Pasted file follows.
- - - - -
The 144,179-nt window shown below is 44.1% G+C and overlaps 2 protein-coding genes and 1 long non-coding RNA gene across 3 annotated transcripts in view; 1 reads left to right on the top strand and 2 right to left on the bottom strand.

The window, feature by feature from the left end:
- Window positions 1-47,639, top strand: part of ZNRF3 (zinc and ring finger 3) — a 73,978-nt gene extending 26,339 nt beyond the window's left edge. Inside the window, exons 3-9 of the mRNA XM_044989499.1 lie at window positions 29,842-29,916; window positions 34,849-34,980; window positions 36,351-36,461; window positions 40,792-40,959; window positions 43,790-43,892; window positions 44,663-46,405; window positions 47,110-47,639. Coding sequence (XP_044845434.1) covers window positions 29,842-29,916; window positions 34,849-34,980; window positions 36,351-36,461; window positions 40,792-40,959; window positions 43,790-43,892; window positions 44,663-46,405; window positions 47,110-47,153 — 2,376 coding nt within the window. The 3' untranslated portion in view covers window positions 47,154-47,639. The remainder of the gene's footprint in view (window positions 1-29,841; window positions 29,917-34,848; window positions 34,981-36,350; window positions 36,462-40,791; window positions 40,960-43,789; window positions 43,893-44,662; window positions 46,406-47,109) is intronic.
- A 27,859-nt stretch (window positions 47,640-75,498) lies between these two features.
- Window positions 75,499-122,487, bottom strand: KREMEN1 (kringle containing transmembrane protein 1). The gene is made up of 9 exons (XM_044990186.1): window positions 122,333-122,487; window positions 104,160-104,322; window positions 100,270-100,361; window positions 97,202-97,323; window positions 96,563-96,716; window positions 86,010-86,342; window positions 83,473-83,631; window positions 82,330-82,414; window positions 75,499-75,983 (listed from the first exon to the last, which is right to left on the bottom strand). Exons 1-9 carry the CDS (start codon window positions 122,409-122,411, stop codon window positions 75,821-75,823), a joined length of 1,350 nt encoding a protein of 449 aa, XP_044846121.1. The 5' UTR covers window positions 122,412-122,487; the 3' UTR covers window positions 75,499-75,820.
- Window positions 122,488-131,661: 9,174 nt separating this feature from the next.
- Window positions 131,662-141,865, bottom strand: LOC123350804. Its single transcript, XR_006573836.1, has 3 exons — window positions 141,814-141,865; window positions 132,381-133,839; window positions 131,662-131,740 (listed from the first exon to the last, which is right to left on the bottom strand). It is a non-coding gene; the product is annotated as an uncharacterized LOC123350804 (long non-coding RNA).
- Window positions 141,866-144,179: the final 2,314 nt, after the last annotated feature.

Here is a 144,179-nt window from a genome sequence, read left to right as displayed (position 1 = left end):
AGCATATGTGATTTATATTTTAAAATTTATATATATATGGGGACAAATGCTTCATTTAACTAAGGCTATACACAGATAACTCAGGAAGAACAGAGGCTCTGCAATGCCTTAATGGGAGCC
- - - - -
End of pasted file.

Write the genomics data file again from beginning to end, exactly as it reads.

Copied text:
The 144,179-nt window shown below is 44.1% G+C and overlaps 2 protein-coding genes and 1 long non-coding RNA gene across 3 annotated transcripts in view; 1 reads left to right on the top strand and 2 right to left on the bottom strand.

The window, feature by feature from the left end:
- Window positions 1-47,639, top strand: part of ZNRF3 (zinc and ring finger 3) — a 73,978-nt gene extending 26,339 nt beyond the window's left edge. Inside the window, exons 3-9 of the mRNA XM_044989499.1 lie at window positions 29,842-29,916; window positions 34,849-34,980; window positions 36,351-36,461; window positions 40,792-40,959; window positions 43,790-43,892; window positions 44,663-46,405; window positions 47,110-47,639. Coding sequence (XP_044845434.1) covers window positions 29,842-29,916; window positions 34,849-34,980; window positions 36,351-36,461; window positions 40,792-40,959; window positions 43,790-43,892; window positions 44,663-46,405; window positions 47,110-47,153 — 2,376 coding nt within the window. The 3' untranslated portion in view covers window positions 47,154-47,639. The remainder of the gene's footprint in view (window positions 1-29,841; window positions 29,917-34,848; window positions 34,981-36,350; window positions 36,462-40,791; window positions 40,960-43,789; window positions 43,893-44,662; window positions 46,406-47,109) is intronic.
- A 27,859-nt stretch (window positions 47,640-75,498) lies between these two features.
- Window positions 75,499-122,487, bottom strand: KREMEN1 (kringle containing transmembrane protein 1). The gene is made up of 9 exons (XM_044990186.1): window positions 122,333-122,487; window positions 104,160-104,322; window positions 100,270-100,361; window positions 97,202-97,323; window positions 96,563-96,716; window positions 86,010-86,342; window positions 83,473-83,631; window positions 82,330-82,414; window positions 75,499-75,983 (listed from the first exon to the last, which is right to left on the bottom strand). Exons 1-9 carry the CDS (start codon window positions 122,409-122,411, stop codon window positions 75,821-75,823), a joined length of 1,350 nt encoding a protein of 449 aa, XP_044846121.1. The 5' UTR covers window positions 122,412-122,487; the 3' UTR covers window positions 75,499-75,820.
- Window positions 122,488-131,661: 9,174 nt separating this feature from the next.
- Window positions 131,662-141,865, bottom strand: LOC123350804. Its single transcript, XR_006573836.1, has 3 exons — window positions 141,814-141,865; window positions 132,381-133,839; window positions 131,662-131,740 (listed from the first exon to the last, which is right to left on the bottom strand). It is a non-coding gene; the product is annotated as an uncharacterized LOC123350804 (long non-coding RNA).
- Window positions 141,866-144,179: the final 2,314 nt, after the last annotated feature.

Here is a 144,179-nt window from a genome sequence, read left to right as displayed (position 1 = left end):
AGCATATGTGATTTATATTTTAAAATTTATATATATATGGGGACAAATGCTTCATTTAACTAAGGCTATACACAGATAACTCAGGAAGAACAGAGGCTCTGCAATGCCTTAATGGGAGCC